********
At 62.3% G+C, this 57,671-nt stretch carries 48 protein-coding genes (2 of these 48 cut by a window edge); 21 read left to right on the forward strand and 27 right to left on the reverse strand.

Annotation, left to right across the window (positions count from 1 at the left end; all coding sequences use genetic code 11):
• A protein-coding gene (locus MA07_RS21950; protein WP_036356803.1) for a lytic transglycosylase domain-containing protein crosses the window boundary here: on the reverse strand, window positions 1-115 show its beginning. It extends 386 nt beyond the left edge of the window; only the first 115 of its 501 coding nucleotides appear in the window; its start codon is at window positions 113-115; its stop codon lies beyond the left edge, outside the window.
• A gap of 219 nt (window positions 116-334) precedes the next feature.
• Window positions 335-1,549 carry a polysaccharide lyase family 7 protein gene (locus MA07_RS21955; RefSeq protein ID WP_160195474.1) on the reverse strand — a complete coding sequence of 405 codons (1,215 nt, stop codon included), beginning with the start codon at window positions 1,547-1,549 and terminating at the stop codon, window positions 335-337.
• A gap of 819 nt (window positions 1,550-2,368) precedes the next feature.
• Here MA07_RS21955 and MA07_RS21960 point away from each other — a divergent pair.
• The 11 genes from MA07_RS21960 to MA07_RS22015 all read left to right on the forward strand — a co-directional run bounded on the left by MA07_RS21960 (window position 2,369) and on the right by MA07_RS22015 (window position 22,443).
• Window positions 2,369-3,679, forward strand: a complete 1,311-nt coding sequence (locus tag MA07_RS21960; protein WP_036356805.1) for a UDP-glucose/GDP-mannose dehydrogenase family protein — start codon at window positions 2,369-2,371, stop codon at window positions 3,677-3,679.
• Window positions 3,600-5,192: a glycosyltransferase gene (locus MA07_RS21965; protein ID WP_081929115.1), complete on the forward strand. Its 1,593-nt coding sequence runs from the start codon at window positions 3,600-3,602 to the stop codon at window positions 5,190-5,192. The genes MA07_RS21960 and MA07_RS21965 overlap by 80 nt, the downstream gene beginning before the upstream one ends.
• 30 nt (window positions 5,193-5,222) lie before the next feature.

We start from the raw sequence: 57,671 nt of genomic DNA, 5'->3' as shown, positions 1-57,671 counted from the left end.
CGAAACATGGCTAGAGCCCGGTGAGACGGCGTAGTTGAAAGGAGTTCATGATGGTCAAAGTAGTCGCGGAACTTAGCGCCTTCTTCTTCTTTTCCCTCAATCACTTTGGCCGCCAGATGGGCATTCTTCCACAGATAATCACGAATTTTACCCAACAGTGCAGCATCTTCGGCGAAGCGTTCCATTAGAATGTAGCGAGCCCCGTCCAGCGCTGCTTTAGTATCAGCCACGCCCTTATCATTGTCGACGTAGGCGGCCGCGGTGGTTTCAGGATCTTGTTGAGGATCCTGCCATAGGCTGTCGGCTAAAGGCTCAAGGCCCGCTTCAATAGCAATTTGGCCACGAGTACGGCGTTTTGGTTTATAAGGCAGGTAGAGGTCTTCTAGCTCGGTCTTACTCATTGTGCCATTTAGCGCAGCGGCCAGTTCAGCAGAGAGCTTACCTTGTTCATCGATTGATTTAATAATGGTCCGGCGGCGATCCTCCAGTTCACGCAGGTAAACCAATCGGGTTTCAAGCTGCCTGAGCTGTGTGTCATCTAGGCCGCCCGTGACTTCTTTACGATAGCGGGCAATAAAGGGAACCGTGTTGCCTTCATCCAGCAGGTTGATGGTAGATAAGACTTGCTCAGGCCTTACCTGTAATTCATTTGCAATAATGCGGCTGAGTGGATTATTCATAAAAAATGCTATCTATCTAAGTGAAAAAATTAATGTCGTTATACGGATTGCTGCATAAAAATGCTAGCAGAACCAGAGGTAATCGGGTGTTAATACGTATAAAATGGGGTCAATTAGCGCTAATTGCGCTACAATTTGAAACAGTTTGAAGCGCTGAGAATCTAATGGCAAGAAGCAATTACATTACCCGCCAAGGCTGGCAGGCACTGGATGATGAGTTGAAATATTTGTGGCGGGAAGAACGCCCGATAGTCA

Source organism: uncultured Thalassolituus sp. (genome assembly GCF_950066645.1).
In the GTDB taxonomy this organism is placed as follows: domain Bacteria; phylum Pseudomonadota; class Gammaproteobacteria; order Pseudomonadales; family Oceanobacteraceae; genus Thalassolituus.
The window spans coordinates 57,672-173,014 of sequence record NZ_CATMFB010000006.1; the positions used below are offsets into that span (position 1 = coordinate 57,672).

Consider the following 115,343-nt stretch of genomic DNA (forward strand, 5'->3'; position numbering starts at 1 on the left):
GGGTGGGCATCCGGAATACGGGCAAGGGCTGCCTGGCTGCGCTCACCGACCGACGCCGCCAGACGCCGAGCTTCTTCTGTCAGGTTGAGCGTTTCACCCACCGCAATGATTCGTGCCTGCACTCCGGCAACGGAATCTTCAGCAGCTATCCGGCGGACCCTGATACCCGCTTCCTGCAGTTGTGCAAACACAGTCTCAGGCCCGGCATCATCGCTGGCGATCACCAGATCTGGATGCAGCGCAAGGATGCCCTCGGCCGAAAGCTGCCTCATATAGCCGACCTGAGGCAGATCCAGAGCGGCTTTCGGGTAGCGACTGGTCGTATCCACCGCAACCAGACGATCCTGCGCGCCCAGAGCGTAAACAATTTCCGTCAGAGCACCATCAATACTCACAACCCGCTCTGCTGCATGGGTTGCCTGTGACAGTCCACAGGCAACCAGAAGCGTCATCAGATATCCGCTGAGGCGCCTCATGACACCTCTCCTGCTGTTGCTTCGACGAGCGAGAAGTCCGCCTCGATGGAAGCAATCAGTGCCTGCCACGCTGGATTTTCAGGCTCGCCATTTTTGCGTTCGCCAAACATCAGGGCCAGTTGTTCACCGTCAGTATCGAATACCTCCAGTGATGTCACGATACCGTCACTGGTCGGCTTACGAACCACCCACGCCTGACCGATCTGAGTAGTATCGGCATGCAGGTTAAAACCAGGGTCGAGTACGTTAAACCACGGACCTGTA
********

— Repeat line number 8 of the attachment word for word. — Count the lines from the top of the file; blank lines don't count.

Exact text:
• The 11 genes from MA07_RS21960 to MA07_RS22015 all read left to right on the forward strand — a co-directional run bounded on the left by MA07_RS21960 (window position 2,369) and on the right by MA07_RS22015 (window position 22,443).